Unity - Coroutines


Coroutines are the most helpful tools when making games in Unity. Let us consider the line of code shown below to understand what coroutines is all about.

IEnumerator MyCoroutineMethod() {
   // Your code here…
   yield return null;

Generally, if you call a function in Unity (or C#, really), the function will run from start to finish. This is what you would consider “normal” behaviour as far as your code is concerned. However, sometimes we want to deliberately slow down a function or make it wait for longer than the split second duration that it runs. A coroutine is capable of exactly that: a coroutine is a function that is capable of waiting and timing its process, as well as pausing it entirely.

Let us consider an example to understand how a coroutine works. Say we want to make a square that changes its color between red and blue in 1-second intervals.

To begin with, we create a sprite. Next, create a new script, and name it ColorChanger. In this script, we get a reference to the Sprite Renderer of the sprite. However, we will use a different way of getting the component. Instead of dragging and dropping the component into a slot like we have done so far, we will ask the code to detect the component itself.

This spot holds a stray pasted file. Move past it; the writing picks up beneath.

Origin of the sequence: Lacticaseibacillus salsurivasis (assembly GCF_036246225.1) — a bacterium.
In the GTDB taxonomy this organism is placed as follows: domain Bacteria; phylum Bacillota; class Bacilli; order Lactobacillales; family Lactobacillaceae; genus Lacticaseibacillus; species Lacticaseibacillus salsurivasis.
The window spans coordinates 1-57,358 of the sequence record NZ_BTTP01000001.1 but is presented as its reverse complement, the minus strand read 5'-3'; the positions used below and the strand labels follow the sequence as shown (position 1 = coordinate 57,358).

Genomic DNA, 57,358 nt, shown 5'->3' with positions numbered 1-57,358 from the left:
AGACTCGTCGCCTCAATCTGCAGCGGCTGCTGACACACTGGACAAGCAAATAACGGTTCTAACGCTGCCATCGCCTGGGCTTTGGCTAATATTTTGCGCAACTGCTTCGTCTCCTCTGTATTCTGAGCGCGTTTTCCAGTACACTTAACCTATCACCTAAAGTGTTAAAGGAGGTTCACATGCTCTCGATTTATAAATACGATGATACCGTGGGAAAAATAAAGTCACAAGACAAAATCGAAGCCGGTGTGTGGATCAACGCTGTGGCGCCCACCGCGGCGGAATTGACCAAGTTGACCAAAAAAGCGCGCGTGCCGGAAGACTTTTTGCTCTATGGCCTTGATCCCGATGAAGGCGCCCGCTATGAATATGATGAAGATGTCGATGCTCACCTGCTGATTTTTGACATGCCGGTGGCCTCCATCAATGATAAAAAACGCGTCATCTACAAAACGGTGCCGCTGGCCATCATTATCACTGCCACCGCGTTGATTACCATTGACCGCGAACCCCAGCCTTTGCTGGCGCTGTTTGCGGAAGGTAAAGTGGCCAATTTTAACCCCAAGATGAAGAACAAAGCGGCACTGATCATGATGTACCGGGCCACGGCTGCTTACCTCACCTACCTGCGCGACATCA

This is done through the GetComponent method, which returns the first matching component it detects. Since we only use one Sprite Renderer per object, we can use this method to automatically detect and get a reference to our renderer each time.

Remember that the renderer is responsible for making the sprite actually visible on-screen. The renderer has a color property that affects the global color of the sprite; this is the value that is to be modified. Making the Color values public will let us pick them through the editor in your operating system’s default color picking program.

private SpriteRenderer sr;

public Color color1;
public Color color2;

void Start () {
   sr = GetComponent<SpriteRenderer>();

IEnumerator ChangeColor() {
   while (true) {
      if (sr.color == color1)
         sr.color = color2;
         sr.color = color1;
      yield return new WaitForSeconds(3);

Now, we will trap our coroutine function in a while loop.

To create a coroutine in C#, we simply create a method that returns IEnumerator. It also needs a yield return statement. The yield return statement is special; it is what actually tells Unity to pause the script and continue on the next frame.

There are a number of ways that can be used to yield return; one of which is to create an instance of the WaitForSeconds class. This makes the coroutine wait for a certain amount of real-world seconds before continuing.

Let us compile our code and head on back to Unity. We will simply pick our alternating colors, and hit play. Our object should now switch between the two colors in 3 second intervals. You can make the interval a public variable and adjust the frequency of the color changes as well.

Coroutines are extensively used for timed methods, like the one we just did. The variety of WaitForX methods have their own uses. Coroutines are also used to run “on the side” processes that run on their own while the game runs simultaneously. This is useful, for example, to load off-screen parts of a large level while the player starts at one point.